A true crime blogger has made the news (and it's not a newspaper editorial denigrating crime blogging)! Blogger Steve Huff made an appearance over the weekend on Fox TV's "At Large" program. Huff, who closely follows news on the capture of suspected serial killers (and who is a busy man these days), posited on his blog in mid-July a possible connection between suspected serial killer Joseph Duncan and a cold case in California, the kidnapping and murder of a child named Anthony Martinez. His hypothesis panned out: Duncan has been re-fingerprinted and linked to Martinez's death via a partial thumbprint found at the scene.
Being a political and social moderate who eschews shrill and disrespectful voices on both sides of the great divide, I'd never before tuned in to Fox News. But I had to make an exception when Fox interviewed Steve Huff Saturday night. I was impressed. The lead-in piece, a summary of the Duncan case narrated by Geraldo Rivera, was quite well written and not the sensationalism I expected. The questions put to Steve Huff were good ones, and it was a long interview by cable news standards. Huff showed mastery of the facts, but perhaps most interesting was his remark that when he heard Joseph Duncan had a computer science degree, and figuring that he was a "narcissistic psychopath," Huff concluded that Duncan probably had a blog and probably used his own name on it. Right on both counts.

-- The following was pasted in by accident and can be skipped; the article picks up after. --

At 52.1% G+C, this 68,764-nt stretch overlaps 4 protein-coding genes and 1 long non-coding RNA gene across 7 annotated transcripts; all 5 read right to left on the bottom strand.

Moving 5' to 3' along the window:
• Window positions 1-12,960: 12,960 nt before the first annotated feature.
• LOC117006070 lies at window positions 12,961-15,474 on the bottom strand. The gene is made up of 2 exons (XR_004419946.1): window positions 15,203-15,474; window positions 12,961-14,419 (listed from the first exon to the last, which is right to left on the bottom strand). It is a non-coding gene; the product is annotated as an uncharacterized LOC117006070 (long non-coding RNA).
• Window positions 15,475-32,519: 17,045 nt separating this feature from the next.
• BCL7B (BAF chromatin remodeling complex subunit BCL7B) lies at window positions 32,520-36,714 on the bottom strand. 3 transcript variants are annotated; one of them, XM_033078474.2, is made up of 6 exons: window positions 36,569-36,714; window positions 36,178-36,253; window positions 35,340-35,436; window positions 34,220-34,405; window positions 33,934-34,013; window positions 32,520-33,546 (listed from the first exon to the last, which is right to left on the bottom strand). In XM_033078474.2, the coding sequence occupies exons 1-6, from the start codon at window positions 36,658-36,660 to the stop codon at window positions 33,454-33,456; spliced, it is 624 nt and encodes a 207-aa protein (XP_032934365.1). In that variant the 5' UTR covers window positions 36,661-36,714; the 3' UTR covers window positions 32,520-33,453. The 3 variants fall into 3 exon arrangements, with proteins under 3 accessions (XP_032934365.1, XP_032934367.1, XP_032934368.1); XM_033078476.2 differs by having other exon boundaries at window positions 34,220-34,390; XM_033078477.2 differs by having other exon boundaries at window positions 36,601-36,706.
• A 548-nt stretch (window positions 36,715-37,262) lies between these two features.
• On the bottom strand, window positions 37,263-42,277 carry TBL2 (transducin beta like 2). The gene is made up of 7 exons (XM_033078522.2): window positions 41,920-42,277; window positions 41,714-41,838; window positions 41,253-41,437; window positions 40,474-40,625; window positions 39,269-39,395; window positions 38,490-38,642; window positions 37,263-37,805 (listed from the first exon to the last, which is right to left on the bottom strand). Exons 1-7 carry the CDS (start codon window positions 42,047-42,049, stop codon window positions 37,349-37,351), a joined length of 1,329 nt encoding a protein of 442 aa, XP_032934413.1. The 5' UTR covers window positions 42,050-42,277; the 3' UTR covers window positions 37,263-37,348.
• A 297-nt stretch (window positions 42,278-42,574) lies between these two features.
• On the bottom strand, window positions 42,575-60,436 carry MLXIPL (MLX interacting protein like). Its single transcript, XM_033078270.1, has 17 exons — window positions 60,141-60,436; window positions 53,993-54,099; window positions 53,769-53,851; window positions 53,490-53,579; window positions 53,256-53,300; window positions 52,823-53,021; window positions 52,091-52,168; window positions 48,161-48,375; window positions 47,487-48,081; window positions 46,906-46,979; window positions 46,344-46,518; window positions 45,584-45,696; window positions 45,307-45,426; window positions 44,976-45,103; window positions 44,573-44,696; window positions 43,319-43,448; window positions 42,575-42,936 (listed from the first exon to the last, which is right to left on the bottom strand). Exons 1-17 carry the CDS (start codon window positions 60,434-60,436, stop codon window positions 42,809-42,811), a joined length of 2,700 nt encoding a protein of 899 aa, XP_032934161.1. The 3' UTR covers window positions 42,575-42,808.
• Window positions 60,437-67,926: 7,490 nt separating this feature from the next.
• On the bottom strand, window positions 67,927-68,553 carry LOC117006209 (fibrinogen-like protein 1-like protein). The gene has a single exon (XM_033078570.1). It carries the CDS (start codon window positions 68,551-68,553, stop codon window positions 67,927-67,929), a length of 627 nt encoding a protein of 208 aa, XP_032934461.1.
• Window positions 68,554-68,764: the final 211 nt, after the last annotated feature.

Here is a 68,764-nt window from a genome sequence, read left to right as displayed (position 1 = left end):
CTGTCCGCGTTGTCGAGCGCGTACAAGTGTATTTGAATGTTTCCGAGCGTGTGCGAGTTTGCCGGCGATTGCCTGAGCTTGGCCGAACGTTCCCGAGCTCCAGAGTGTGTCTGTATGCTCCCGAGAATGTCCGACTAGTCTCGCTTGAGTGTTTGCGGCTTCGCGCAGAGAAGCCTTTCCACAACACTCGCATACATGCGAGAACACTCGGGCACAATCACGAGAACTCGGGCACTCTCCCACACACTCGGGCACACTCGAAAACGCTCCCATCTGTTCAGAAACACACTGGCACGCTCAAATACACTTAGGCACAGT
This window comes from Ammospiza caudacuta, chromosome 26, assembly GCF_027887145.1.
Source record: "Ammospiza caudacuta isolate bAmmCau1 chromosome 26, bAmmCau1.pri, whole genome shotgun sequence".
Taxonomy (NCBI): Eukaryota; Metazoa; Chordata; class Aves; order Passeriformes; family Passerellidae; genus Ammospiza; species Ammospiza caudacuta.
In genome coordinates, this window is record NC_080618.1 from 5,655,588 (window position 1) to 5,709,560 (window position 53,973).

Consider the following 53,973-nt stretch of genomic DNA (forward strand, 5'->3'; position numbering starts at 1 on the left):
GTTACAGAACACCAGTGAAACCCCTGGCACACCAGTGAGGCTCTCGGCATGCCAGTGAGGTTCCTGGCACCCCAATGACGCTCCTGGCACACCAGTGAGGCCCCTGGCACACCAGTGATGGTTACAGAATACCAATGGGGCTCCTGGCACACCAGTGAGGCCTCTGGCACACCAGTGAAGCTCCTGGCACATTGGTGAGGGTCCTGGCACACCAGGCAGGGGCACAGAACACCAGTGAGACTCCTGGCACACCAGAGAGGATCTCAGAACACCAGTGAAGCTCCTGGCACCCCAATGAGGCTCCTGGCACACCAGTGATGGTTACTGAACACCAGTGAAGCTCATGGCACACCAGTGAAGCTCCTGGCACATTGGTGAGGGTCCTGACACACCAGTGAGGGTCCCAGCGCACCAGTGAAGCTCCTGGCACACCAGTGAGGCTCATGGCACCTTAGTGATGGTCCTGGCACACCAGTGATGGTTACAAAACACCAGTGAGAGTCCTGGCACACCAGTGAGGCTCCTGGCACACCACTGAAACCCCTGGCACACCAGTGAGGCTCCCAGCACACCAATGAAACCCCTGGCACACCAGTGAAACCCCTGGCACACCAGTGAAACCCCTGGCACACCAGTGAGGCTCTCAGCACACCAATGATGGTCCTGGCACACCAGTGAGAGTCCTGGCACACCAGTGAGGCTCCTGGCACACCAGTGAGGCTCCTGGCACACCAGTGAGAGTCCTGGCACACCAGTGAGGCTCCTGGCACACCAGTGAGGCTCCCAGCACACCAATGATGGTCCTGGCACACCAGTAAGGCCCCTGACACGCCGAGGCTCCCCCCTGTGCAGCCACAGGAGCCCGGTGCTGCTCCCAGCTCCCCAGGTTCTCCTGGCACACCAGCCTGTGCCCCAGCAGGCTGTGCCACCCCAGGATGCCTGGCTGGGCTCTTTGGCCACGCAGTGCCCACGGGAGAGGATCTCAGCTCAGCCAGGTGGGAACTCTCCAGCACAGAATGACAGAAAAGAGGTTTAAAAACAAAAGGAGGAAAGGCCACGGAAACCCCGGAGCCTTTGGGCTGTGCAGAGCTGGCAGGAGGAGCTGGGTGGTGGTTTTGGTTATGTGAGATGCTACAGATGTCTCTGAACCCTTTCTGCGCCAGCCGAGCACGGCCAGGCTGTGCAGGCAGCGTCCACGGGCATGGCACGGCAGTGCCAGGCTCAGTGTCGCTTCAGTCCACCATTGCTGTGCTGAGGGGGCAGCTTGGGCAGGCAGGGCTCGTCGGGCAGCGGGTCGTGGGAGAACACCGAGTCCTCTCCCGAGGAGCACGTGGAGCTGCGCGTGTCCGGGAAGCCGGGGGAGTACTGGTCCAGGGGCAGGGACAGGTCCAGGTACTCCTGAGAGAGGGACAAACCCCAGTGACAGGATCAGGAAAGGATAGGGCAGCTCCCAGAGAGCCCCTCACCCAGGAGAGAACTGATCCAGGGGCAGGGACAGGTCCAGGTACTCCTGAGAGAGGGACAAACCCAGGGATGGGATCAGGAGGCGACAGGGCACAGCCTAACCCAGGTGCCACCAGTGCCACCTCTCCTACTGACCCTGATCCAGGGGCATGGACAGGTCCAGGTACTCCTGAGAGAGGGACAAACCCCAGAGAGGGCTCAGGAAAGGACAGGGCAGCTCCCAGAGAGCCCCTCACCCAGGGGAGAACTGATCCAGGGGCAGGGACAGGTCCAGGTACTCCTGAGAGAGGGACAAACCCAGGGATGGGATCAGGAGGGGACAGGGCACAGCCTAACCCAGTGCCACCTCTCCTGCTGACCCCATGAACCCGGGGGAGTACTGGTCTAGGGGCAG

I don't know what you call it when a computer whiz like Huff deputizes himself, finds obscure websites authored by suspected murderers, and parses them for clues to crimes, but Huff has done it more than once, and the material he uncovers is impressive no matter what the method is called. He elevates all bloggers and shows what can be done with this new medium.
While I'm at it, I should mention a couple of other blogs that are taking a long, hard look at Duncan. One is JetDuncan.com, an anonymous website begun on July 4 that also serves as a resource for cyber-sleuths and citizens to offer tips and thoughts. It has a detailed timeline and links to court documents and websites Duncan contributed to or created. Another is jetd63.blogspot.com, an anonymous blog that has closely followed Duncan developments.
On the subject of crime blogging in general, I cannot help but mention the other crime bloggers out there, The Bookhouse Boy and Trench; the latter closely follows "I don't like mondays"/Columbine-style school violence and weird crime news in general, and has distilled his "News of Doom" to its own site.
There are also some new members of our tiny fraternity. Another irreverent look at crime headlines, a group blog called Blottered, which dubs itself a "blogging community college," came to my attention after the folks there liked my "Nutty Professor" story and referred to me as a "classy auburn-locked broad" (umm... thanks?). It clearly appears to be aimed at a college audience; as I was reading it, I was reminded of recent remarks made by Tom Wolfe ("I Am Charlotte Simmons"), who observed that today's college age youth (Generation--what letter are we up to? Z?) employ the "f" word in ways their elders never imagined, as noun, verb, adjective, adverb, interjection, and everything in between. Well, crime blogging might lend itself, I suppose. (Should we dub them Generation F?) A warning to anyone over thirty: the puzzling references to current pop culture will leave you feeling downright arthritic.